GLAAD conducts annual research around HIV stigma, to better understand how much stigma still exists, the challenges we must overcome to end HIV-related stigma, and what the impact is on those living with HIV. In our research we have found that less than half (48%) of Americans feel knowledgeable about HIV, and there is still unfounded fear about people living with HIV, even though those receiving proper medical treatment cannot transmit HIV. For more information on our HIV Stigma work please reference GLAAD’s State of HIV Stigma Study at State of HIV Stigma Study. Through our qualitative interviews we heard people mention a few similarities between COVID-19 and HIV as it relates to the stigma that both viruses carry, much of it centered around an initial lack of education, and fear of transmission. People we spoke with referenced that both viruses carry some shame with people being judgmental of others and their choices, but in different ways. Both COVID-19 and HIV are often incorrectly associated with behavioral decisions which result in blaming the individual for contracting the virus. And both can involve denial and a mentality that it can’t happen to them, even among those communities that are most affected by COVID-19, as well as those most affected by HIV.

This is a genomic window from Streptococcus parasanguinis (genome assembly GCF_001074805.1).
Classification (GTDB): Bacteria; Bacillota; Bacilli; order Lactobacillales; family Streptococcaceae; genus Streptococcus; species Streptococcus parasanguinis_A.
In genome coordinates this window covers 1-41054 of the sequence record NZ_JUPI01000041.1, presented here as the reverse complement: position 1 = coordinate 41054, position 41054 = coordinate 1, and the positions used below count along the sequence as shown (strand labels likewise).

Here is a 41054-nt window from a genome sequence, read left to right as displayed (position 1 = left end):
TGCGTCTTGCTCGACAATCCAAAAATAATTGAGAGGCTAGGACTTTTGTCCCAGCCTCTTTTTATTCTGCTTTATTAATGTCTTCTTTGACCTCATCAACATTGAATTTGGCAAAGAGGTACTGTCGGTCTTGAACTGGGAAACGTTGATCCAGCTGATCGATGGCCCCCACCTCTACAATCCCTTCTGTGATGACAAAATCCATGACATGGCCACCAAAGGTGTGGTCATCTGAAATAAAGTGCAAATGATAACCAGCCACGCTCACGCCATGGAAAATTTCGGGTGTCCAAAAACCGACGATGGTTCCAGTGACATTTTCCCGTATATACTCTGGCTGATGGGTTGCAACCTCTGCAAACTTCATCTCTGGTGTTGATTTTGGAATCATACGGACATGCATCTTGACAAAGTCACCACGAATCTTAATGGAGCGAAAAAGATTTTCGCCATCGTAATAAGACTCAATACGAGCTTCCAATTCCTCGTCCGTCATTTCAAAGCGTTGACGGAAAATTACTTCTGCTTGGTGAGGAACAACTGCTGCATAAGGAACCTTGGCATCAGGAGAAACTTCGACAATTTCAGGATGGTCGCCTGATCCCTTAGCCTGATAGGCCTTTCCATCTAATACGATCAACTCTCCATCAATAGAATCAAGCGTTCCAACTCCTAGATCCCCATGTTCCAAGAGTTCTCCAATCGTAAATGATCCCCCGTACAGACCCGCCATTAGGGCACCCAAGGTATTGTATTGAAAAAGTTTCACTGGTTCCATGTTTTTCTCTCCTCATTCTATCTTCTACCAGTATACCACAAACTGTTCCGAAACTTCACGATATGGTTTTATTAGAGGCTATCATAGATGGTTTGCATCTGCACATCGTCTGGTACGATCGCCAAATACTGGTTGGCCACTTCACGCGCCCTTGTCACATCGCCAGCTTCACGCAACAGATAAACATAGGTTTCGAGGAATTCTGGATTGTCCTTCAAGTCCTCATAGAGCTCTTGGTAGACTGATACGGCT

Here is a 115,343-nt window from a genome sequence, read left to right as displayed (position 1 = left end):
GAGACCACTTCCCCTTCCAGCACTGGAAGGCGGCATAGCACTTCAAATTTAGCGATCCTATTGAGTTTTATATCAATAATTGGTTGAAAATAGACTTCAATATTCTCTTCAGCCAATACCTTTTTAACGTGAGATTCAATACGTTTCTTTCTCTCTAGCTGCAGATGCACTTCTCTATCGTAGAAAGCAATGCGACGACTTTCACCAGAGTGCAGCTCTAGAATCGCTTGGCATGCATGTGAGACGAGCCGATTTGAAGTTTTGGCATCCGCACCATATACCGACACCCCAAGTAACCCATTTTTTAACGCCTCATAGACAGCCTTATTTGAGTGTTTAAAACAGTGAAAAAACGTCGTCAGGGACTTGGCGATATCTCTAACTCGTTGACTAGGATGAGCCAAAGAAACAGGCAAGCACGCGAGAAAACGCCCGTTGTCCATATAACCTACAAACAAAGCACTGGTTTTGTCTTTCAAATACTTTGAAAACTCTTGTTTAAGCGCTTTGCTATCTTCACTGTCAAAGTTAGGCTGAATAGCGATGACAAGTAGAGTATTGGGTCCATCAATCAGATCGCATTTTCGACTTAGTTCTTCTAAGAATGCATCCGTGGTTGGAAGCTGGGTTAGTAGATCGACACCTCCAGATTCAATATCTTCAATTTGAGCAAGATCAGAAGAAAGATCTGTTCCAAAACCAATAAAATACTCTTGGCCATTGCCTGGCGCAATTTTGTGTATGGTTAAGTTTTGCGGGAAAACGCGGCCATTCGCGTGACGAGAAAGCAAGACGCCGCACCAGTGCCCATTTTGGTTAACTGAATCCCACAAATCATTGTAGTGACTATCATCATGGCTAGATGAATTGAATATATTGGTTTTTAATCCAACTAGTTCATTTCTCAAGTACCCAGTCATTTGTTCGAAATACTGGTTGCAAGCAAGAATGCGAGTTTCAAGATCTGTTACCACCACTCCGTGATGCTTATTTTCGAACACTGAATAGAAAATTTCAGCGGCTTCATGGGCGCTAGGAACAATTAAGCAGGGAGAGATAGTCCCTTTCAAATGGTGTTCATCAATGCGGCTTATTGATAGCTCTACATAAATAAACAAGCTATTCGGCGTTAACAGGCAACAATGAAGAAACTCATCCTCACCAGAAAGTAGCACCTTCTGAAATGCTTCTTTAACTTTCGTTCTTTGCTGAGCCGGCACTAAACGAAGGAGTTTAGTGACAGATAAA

With COVID-19 the stigma has most often been associated with the unvaccinated, or those refusing to take precautions to avoid exposure. Other parallels echoed in our interviews reference the initial government response to both viruses, the feeling that COVID-19 was ignored by leadership. This was a familiar feeling to those who experienced the early years of the HIV epidemic. Also, changing messages from leaders and experts regarding COVID-19 was a striking similarity, and led to further confusion, misunderstanding, and likely stigma in both cases. Recent mishandling of COVID-19 could also be a cause of further mistrust in the most impacted communities regarding government responses.